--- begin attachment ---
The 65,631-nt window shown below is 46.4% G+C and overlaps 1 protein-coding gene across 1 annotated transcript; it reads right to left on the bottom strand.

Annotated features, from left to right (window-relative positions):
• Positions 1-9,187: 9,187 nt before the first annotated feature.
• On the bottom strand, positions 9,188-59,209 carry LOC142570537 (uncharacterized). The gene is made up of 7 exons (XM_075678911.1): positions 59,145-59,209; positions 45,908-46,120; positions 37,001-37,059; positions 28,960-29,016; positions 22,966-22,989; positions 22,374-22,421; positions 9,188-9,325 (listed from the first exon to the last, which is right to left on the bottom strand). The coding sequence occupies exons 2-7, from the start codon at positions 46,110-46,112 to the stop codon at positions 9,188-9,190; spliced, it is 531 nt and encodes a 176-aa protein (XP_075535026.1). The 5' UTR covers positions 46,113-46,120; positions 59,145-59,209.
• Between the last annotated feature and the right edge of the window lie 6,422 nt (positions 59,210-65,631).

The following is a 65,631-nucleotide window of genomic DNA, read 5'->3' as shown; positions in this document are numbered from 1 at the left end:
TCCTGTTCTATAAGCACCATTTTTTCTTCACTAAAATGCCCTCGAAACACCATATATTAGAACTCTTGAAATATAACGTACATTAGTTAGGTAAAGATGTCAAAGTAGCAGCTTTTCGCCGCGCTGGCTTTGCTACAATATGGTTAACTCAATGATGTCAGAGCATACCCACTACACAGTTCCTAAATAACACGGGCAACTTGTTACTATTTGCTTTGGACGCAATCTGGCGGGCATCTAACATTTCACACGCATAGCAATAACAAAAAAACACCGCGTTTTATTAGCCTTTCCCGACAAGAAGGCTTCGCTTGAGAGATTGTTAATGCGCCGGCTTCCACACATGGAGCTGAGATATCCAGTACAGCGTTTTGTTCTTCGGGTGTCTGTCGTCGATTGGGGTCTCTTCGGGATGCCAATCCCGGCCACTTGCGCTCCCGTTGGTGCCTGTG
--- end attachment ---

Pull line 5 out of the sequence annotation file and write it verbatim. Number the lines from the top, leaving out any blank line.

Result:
• Between the last annotated feature and the right edge of the window lie 6,422 nt (positions 59,210-65,631).